Betz says many physicians wrongly believe they're prohibited from asking their patients about firearms in the house.
Currently, there is no state or federal law that prohibits health care providers from talking to patients or asking about firearm access in the home. As a health care provider myself, I think it's really important.
In fact, there are few laws across the nation that deal specifically with the problem of dementia and guns. No federal law that bars a person with dementia from owning guns, unless a court rules them incapacitated.
And just two states specifically mention brain diseases in their gun laws. Hawaii prohibits someone with dementia from owning a gun. Texas simply prevents someone with a diagnosis from obtaining a public carry permit.
It really comes back to, this is something that families are dealing with. It's not currently something that's going to be fixed by policy.
Eleven states currently have so-called red flag laws, allowing authorities to temporarily seize guns from people deemed dangerous, including those with dementia. At least six other states are considering similar legislation.
We agreed in one of his more lucid moments that we should — that I should hide his loaded pistol.
Verg Scroughams' advice? Talk about the guns soon after someone is diagnosed with dementia, so that the person plays a role in deciding what to do about them.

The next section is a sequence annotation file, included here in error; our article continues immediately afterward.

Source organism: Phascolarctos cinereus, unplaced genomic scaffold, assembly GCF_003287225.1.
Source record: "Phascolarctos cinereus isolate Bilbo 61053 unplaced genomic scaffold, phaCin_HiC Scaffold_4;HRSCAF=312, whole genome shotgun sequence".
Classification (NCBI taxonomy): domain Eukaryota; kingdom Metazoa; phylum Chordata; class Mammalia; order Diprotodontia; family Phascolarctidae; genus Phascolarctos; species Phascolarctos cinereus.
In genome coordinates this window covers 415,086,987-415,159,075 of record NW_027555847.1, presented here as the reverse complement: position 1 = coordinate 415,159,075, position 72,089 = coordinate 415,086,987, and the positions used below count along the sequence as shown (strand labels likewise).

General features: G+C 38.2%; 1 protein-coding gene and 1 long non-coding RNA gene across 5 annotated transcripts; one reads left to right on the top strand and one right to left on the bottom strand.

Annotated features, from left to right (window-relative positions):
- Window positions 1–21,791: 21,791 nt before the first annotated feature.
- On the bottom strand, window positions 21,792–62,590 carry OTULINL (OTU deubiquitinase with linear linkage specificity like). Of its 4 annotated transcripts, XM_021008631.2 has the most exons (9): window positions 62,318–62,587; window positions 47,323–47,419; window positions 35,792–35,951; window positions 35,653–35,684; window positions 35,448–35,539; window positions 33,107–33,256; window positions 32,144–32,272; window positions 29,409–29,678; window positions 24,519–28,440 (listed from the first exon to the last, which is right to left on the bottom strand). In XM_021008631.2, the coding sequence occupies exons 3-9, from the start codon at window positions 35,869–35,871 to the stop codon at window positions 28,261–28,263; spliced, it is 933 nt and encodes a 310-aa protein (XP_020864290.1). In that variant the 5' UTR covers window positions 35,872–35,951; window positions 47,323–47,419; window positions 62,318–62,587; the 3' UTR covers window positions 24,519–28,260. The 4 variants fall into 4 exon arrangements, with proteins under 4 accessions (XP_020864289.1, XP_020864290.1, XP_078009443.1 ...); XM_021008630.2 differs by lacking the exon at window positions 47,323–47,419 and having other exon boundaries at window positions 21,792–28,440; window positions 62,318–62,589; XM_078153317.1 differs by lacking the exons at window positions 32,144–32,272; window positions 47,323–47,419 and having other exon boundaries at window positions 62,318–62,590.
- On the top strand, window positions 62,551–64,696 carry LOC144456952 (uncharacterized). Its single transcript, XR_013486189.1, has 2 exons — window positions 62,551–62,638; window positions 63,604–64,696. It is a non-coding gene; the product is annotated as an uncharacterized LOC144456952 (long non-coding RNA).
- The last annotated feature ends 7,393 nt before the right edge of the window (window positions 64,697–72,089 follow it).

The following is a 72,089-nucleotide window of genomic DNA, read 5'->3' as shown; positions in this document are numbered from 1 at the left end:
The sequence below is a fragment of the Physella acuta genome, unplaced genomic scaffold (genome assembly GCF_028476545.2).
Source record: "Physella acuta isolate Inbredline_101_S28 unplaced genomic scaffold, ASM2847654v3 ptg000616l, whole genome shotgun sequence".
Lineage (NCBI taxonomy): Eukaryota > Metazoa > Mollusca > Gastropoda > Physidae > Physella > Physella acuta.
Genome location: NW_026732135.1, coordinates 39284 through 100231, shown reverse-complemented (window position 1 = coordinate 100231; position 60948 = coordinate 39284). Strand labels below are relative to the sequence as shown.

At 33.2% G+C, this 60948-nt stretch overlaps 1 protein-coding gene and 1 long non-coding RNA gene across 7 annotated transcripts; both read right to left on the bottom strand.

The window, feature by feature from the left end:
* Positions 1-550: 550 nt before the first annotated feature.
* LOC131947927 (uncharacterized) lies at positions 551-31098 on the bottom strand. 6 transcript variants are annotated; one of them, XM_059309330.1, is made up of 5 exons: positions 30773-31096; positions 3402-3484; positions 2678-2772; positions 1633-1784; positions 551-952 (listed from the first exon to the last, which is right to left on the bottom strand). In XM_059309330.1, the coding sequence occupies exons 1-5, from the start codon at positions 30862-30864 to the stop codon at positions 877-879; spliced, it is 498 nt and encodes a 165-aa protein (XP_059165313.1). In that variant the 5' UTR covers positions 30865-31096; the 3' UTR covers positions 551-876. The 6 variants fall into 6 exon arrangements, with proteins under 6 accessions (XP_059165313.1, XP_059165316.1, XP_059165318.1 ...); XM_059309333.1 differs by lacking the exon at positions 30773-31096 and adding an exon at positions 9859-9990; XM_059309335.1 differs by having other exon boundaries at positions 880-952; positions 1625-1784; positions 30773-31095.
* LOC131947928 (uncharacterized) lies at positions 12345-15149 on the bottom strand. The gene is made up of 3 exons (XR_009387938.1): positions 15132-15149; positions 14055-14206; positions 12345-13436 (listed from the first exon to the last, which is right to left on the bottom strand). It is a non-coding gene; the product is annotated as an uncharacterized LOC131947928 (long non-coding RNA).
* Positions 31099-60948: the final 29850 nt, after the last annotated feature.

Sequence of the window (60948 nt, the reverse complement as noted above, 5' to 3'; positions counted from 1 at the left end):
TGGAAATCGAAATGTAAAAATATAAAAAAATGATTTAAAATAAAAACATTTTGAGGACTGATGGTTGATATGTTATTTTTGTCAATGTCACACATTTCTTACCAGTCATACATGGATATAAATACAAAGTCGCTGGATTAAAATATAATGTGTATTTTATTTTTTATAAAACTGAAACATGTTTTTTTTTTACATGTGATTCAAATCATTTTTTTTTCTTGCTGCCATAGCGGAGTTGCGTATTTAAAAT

Have these discussions and make these decisions before your loved one no longer knows anything, because that makes it more difficult. And it's more demeaning. I want to keep his dignity as long as we can, because I love him. He's my life.
And that wedding dress was the only one I could find.
Dee and Darrell Hill were married for 58 years. She felt she couldn't do anything with her husband's guns without his consent while he was alive, but his condition deteriorated so quickly that she never had that conversation.
After Darrell died, she sold the guns. One is still waiting for the buyer to get a gun permit. She keeps it in the safe, along with the bullet that lodged in her back.
Do you regret or have second thoughts about bringing the guns out that day?
No. I mean, that sounds stupid, but, no, I don't. He spent darn near 40, almost 50 years in law enforcement, and a gun was always with him. And to deprive him of not even seeing them, in my heart of hearts, I couldn't deny him that, not any longer.
It's a dilemma that more families across the country will find themselves facing.
For the "PBS NewsHour," I'm John Yang in The Dalles, Oregon.
This piece was produced in partnership with Kaiser Health News. Read their in-depth report here.
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John Yang is a correspondent for the PBS NewsHour. He covered the first year of the Trump administration and is currently reporting on major national issues from Washington, DC, and across the country.
Frank Carlson is a general assignment producer at the PBS NewsHour, where he's been making video since 2010. @frankncarlson